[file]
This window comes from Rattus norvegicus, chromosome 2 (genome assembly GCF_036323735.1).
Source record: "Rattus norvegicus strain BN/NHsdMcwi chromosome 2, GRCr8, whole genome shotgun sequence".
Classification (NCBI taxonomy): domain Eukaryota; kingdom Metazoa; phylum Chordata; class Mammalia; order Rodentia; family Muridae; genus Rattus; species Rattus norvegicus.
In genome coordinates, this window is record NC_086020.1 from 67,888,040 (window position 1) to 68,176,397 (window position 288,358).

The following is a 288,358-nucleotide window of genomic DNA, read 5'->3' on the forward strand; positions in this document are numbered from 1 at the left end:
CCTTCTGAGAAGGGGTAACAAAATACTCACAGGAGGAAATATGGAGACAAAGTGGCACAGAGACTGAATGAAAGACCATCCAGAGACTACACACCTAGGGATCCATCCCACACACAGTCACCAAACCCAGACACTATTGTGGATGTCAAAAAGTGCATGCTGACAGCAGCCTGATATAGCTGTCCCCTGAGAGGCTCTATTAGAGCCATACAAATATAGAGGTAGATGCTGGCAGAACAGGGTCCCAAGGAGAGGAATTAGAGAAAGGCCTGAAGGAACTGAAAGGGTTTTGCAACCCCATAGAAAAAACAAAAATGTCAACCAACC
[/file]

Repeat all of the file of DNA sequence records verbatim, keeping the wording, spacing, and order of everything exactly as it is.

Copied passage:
This window comes from Rattus norvegicus, chromosome 2 (genome assembly GCF_036323735.1).
Source record: "Rattus norvegicus strain BN/NHsdMcwi chromosome 2, GRCr8, whole genome shotgun sequence".
Classification (NCBI taxonomy): domain Eukaryota; kingdom Metazoa; phylum Chordata; class Mammalia; order Rodentia; family Muridae; genus Rattus; species Rattus norvegicus.
In genome coordinates, this window is record NC_086020.1 from 67,888,040 (window position 1) to 68,176,397 (window position 288,358).

The following is a 288,358-nucleotide window of genomic DNA, read 5'->3' on the forward strand; positions in this document are numbered from 1 at the left end:
CCTTCTGAGAAGGGGTAACAAAATACTCACAGGAGGAAATATGGAGACAAAGTGGCACAGAGACTGAATGAAAGACCATCCAGAGACTACACACCTAGGGATCCATCCCACACACAGTCACCAAACCCAGACACTATTGTGGATGTCAAAAAGTGCATGCTGACAGCAGCCTGATATAGCTGTCCCCTGAGAGGCTCTATTAGAGCCATACAAATATAGAGGTAGATGCTGGCAGAACAGGGTCCCAAGGAGAGGAATTAGAGAAAGGCCTGAAGGAACTGAAAGGGTTTTGCAACCCCATAGAAAAAACAAAAATGTCAACCAACC